According to the World Health Organization (WHO) one in five Covid-19 patients will require oxygen. In severe cases, this rises to three in five. The organisation says some hospitals have seen demand for oxygen increase between five and seven times above normal levels because of the influx of patients with severe and critical disease.
The most dramatic situation in the world is in Brazil, where nearly 340,000 oxygen cylinders are needed every day, according to the Covid-19 Oxygen Needs tracker. The online tool helps estimate the scale of the challenge for policymakers and was developed by the Covid-19 Respiratory Care Response Coordination partnership which includes Path and Every Breath Counts.
Also according to the tracker, Mexico and Colombia each need more than 100,000 cylinders daily.
So how does a hospital run out of oxygen?
Oxygen has been considered an essential medicine by the WHO since 2017, but Lisa Smith, from Path’s market dynamics program, says ensuring adequate supply depends on many “components” falling into place.
This includes not only sources of production, but also training to enable medical staff to monitor and manage oxygen levels.
Medical oxygen is produced in large quantities at plants and delivered to hospitals in two ways: either in bulk in liquid tanks or as pressurised gas in cylinders containing smaller volumes.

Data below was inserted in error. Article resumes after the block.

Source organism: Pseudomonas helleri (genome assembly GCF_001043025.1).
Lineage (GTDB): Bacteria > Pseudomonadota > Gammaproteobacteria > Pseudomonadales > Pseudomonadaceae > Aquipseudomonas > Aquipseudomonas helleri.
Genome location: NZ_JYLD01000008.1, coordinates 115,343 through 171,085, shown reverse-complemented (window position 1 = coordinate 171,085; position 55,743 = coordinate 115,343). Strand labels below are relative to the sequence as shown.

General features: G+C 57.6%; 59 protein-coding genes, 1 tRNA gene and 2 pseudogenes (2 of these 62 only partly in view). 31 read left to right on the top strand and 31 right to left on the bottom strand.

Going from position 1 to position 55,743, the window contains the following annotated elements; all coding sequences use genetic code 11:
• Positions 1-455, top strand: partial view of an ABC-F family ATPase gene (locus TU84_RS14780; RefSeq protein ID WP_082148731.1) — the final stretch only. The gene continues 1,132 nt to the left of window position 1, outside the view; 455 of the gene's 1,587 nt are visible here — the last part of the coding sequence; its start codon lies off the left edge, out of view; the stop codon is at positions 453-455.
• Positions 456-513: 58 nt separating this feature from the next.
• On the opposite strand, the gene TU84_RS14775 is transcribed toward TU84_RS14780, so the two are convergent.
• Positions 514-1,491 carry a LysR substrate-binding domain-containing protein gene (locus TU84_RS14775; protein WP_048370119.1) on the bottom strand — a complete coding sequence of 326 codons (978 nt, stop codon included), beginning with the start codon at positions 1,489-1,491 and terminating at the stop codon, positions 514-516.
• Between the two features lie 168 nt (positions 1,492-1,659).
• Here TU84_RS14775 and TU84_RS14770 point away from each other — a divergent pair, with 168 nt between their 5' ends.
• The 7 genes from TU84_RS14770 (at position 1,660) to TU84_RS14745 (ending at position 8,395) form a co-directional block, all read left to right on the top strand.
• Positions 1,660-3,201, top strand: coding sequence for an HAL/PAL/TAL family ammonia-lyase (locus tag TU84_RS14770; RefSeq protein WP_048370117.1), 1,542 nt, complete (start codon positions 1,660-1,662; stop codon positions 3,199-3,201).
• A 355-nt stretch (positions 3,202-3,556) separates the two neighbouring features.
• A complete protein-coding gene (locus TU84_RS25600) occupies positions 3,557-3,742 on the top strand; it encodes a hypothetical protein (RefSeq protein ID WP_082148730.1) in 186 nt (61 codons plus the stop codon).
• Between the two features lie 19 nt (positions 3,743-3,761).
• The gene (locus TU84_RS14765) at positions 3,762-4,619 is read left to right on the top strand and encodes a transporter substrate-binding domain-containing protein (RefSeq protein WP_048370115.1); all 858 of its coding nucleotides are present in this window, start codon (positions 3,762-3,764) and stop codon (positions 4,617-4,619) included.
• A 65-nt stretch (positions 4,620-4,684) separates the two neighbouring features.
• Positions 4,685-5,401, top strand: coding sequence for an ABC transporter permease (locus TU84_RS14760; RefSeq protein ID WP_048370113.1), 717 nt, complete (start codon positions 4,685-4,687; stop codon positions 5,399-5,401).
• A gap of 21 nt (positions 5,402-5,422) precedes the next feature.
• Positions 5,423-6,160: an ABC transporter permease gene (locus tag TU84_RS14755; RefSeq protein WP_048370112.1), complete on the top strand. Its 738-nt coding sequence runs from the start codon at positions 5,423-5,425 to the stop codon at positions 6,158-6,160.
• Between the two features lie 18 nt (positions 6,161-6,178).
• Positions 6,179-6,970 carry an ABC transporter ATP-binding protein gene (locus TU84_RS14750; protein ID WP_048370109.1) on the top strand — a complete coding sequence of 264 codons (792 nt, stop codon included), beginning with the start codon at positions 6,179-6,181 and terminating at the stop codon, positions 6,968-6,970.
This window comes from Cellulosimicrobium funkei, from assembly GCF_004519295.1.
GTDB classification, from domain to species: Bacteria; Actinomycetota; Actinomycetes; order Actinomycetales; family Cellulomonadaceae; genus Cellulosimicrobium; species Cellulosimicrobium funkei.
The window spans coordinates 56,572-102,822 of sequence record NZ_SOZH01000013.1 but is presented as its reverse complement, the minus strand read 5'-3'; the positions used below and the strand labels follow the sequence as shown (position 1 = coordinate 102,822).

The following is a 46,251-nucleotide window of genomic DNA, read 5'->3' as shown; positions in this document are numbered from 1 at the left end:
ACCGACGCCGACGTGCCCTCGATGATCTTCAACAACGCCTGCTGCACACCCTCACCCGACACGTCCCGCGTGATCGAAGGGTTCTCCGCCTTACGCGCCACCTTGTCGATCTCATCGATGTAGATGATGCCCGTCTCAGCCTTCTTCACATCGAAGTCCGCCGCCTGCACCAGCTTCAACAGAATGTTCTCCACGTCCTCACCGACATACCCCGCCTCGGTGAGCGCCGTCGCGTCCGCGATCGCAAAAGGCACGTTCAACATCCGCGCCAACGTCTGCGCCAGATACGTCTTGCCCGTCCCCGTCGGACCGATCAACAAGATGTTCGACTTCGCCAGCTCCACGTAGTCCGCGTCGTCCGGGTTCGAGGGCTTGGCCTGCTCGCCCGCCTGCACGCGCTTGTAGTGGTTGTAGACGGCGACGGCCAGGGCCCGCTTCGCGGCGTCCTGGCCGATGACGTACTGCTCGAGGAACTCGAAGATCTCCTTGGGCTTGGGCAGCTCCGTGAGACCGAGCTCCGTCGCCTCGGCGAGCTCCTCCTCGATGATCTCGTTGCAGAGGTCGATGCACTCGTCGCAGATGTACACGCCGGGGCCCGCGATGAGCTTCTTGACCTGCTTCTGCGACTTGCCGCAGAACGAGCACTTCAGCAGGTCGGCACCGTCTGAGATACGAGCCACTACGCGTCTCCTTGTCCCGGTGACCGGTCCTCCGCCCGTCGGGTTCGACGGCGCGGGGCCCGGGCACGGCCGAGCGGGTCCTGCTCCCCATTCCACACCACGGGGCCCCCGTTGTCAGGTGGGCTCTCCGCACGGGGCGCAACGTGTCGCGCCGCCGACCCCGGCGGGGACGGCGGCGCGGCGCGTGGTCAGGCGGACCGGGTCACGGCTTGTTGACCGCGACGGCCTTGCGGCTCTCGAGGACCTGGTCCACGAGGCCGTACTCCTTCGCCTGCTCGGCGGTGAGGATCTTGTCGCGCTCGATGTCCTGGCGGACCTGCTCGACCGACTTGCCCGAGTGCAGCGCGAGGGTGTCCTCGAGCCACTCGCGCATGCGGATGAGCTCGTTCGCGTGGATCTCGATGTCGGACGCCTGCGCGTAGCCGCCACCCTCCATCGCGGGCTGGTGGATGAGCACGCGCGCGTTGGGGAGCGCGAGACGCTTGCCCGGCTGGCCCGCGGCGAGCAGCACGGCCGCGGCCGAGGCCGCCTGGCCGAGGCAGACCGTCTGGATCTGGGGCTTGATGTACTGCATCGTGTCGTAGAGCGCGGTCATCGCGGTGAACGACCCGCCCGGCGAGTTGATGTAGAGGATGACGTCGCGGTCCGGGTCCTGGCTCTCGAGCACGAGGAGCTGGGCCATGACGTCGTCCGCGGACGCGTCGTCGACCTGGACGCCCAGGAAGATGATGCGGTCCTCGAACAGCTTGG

Liquid oxygen is the cheapest and best technology available but it requires hospitals to have the right infrastructure to pipe oxygen to the patient’s bedside. This is common in developed countries such as the US and those in Europe.
Cylinders do not require pipes and can be delivered to clinics without a sophisticated infrastructure. However, their distribution on a smaller scale means they are less cost-effective, in addition to being cumbersome to transport and handle, which also carries an increased risk of cross-contamination.
Another source of production is on-site oxygen plants, which produce oxygen to be piped or compressed into cylinders. The WHO says it is currently trying to map how many such plants exist in the countries.
After Manaus reached crisis point, oxygen donations were sent from the federal government and other states – as the local providers said they were unable to increase production – and across the border from Venezuela. But even transporting them became a problem.